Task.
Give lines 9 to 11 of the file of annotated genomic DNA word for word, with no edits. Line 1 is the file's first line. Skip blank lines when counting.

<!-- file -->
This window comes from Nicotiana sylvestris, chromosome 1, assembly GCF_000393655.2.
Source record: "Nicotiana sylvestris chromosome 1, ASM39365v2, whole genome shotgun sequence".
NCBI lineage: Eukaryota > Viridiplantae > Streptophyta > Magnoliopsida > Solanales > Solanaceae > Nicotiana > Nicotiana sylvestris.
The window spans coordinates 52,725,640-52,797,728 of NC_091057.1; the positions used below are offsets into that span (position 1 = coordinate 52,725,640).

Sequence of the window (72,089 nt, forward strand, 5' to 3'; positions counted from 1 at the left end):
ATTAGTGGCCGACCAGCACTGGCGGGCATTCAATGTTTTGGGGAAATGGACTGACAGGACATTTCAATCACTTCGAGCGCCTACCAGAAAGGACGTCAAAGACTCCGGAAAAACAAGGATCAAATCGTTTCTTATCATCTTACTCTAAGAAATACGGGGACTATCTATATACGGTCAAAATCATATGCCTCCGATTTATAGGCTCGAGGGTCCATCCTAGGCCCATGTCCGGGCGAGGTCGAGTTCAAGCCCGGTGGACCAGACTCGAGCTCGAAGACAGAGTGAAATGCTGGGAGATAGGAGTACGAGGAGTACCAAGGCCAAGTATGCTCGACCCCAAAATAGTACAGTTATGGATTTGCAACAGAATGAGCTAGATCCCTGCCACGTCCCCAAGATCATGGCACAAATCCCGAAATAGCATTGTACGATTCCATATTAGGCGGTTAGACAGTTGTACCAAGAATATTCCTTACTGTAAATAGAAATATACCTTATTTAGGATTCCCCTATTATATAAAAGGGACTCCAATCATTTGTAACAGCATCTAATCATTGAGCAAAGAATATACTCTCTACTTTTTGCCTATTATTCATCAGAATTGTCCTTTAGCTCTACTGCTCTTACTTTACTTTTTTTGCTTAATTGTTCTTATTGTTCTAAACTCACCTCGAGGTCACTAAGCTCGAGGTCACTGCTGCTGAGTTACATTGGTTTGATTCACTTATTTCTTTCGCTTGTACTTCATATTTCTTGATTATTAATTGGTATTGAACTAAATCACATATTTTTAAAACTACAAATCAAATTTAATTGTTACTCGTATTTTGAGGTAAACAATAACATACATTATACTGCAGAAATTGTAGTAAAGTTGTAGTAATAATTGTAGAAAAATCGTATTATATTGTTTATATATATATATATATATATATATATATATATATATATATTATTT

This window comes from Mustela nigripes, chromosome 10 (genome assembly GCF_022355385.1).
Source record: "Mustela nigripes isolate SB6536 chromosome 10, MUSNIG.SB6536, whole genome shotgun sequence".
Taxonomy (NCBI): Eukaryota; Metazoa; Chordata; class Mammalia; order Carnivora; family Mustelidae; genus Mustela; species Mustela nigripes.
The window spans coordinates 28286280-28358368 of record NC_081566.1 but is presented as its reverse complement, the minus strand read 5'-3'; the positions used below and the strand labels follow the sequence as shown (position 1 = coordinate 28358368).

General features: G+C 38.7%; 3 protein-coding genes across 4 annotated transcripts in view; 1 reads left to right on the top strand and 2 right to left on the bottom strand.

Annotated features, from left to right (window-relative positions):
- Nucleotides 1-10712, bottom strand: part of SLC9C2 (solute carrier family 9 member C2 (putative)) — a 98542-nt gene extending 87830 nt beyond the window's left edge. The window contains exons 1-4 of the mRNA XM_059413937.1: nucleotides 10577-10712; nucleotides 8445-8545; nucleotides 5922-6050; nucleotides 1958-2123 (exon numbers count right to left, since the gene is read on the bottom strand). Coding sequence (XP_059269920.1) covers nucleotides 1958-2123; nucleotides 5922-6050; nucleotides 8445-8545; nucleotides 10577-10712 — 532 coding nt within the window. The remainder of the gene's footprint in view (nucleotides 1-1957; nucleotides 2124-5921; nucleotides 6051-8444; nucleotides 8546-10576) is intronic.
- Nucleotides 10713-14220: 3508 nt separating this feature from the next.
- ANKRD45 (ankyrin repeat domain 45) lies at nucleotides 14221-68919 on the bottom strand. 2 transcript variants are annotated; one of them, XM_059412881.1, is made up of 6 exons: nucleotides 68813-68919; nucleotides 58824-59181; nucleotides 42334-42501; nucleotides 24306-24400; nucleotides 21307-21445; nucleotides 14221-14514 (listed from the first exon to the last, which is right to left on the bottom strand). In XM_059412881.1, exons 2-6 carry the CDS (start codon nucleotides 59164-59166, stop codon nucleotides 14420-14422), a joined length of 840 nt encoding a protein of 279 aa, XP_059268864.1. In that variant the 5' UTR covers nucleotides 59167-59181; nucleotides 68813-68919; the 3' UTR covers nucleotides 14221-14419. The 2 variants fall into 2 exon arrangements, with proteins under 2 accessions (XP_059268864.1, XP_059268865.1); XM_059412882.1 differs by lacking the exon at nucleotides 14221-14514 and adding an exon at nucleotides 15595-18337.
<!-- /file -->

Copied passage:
Taxonomy (NCBI): Eukaryota; Metazoa; Chordata; class Mammalia; order Carnivora; family Mustelidae; genus Mustela; species Mustela nigripes.
The window spans coordinates 28286280-28358368 of record NC_081566.1 but is presented as its reverse complement, the minus strand read 5'-3'; the positions used below and the strand labels follow the sequence as shown (position 1 = coordinate 28358368).

General features: G+C 38.7%; 3 protein-coding genes across 4 annotated transcripts in view; 1 reads left to right on the top strand and 2 right to left on the bottom strand.